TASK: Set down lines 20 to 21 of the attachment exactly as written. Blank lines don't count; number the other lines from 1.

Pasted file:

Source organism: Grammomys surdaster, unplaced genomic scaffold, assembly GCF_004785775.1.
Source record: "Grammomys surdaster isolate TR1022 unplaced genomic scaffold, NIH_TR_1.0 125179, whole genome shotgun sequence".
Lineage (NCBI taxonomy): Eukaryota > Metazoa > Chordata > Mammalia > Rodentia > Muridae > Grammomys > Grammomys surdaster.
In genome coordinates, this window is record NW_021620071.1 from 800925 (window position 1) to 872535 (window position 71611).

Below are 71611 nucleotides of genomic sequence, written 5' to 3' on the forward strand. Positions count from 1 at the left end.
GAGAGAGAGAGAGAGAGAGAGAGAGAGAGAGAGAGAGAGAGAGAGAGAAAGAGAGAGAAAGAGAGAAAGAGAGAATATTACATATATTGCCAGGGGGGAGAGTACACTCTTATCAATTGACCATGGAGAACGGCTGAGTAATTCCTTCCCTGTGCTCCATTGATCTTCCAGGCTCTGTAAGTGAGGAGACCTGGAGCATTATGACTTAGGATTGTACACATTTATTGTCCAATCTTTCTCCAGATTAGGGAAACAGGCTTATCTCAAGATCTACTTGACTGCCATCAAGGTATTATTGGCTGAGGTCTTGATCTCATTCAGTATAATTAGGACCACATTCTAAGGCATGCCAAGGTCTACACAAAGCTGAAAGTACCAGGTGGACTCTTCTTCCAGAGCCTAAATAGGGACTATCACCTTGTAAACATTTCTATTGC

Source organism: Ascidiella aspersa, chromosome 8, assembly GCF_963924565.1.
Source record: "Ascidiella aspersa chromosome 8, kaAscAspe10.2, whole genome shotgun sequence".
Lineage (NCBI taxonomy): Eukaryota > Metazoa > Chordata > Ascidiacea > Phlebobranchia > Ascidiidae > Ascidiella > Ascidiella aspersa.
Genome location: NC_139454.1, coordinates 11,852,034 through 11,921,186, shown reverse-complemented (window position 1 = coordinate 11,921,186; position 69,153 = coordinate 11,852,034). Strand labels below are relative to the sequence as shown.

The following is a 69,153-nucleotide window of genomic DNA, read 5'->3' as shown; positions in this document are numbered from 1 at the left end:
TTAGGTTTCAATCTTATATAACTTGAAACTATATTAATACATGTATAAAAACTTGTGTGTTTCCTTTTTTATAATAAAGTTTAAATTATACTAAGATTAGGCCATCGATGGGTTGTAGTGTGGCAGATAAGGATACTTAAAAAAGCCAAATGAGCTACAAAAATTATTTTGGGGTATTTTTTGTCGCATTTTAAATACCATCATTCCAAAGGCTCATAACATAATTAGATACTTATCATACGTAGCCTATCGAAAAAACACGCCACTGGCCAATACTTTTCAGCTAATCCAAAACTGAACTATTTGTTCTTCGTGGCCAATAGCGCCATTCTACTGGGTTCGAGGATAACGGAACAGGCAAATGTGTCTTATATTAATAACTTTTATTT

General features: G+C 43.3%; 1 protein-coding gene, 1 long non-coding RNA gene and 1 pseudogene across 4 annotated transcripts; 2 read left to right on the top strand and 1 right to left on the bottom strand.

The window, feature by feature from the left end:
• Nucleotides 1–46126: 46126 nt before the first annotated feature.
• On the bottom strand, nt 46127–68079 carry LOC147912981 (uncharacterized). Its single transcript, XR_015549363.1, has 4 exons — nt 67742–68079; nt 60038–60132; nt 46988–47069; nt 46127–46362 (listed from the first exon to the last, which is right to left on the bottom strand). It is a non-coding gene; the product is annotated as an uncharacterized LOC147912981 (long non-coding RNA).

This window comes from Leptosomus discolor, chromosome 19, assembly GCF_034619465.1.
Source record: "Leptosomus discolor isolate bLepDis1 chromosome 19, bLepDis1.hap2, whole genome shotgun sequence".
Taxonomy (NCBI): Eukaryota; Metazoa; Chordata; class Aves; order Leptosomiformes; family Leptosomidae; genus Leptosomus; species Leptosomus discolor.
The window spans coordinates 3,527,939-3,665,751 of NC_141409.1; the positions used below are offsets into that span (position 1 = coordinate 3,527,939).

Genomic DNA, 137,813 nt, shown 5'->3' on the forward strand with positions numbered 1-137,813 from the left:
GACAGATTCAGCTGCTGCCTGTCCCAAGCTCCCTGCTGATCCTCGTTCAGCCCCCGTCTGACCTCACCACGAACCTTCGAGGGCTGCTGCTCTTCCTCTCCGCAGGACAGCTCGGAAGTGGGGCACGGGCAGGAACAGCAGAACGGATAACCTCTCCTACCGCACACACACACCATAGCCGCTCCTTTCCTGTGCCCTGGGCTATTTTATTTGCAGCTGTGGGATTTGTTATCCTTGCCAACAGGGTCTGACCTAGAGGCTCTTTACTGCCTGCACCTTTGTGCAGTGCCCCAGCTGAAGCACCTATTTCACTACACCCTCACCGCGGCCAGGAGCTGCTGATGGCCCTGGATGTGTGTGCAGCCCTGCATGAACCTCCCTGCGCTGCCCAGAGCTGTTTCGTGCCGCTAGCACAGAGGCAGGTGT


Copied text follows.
The window spans coordinates 3,527,939-3,665,751 of NC_141409.1; the positions used below are offsets into that span (position 1 = coordinate 3,527,939).

Genomic DNA, 137,813 nt, shown 5'->3' on the forward strand with positions numbered 1-137,813 from the left: